Amenity Breakthroughs of Yore

by  Norman Vanamee | Mar 2, 2009
Copley Square Hotel in Boston
Copley Square Hotel in Boston / Photo courtesy of the property

When Copley Square Hotel, Boston’s second oldest continuously operating hotel, announced that it had installed new, cool-sounding registration pods (left) as part of a major renovation, we wondered what other innovative guest services it had come up with over the years. Management obligingly sent us a history of the hotel, which contained a treasure trove of amenities of yesteryear. Below, a look back at the cutting edge of hospitality in the...

1890s Right out of the gate when it opened in 1891, Copley Square Hotel offered what has proven to be one of the most enduringly popular hotel amenities, Private Parlors and Baths.

1920s During Prohibition, the hotel kept ahead of the curve by providing guests with a Speakeasy in the Basement, accessed by a metal ladder hidden in the lobby drug store. (Little did they know that this trend would resurface circa 2007.)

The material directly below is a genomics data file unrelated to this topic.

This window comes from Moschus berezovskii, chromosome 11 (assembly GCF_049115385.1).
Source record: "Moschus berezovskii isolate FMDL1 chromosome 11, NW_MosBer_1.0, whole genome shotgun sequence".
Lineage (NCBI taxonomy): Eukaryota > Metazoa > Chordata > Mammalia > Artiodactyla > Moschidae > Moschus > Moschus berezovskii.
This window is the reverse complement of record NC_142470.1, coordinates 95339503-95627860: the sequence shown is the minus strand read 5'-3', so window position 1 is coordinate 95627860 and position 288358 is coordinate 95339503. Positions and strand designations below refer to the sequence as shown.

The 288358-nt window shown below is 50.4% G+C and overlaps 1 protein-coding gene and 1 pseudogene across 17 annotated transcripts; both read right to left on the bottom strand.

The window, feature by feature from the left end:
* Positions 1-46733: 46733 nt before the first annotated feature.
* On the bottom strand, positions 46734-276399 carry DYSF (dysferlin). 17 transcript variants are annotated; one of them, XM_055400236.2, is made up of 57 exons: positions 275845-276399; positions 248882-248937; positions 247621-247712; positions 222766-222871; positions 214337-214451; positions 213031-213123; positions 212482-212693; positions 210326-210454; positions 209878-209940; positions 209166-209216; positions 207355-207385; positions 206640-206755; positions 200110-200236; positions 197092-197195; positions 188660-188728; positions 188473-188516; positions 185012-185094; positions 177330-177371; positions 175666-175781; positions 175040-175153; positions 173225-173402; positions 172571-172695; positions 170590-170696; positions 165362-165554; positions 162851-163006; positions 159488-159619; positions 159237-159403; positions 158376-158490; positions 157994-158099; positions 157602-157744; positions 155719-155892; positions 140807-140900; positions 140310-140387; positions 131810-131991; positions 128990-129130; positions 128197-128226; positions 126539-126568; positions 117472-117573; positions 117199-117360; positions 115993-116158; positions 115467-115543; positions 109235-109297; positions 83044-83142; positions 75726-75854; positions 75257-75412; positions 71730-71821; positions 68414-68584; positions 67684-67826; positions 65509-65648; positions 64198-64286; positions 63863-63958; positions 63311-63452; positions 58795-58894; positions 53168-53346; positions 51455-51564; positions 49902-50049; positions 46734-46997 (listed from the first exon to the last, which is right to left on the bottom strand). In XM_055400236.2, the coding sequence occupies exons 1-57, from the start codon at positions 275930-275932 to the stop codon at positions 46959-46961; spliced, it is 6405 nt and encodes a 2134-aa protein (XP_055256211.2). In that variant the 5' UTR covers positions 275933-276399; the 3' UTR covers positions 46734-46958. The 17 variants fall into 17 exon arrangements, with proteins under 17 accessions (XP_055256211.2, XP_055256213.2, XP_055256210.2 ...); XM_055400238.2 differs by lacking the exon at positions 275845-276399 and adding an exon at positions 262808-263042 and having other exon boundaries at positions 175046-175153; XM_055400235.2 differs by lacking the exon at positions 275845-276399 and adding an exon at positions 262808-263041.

1940s Opening a music venue (again, in the basement) may not sound innovative today, but the hotel had the good sense to host a Jazz Club Run By George Wein, who went on a decade later to launch the Newport Jazz Festival.

1950s Management leases new-fangled Black and White Television Sets for guest rooms.

1960s Copley is one of the first hotels to Rent Space To An Outside Restaurant Company when it turns over a downstairs space to Edith Ban and her Café Budapest, which remained open for 35 years and set the stage for generations of future hotelier/restaurateur love-ins.

The hotel was also at the forefront of other amenity-ovations when it installed In-Room Coffee Makers and, perhaps less presciently, decided to send Boston Baked Beans To Every Guest Within 30 Minutes of Arrival.

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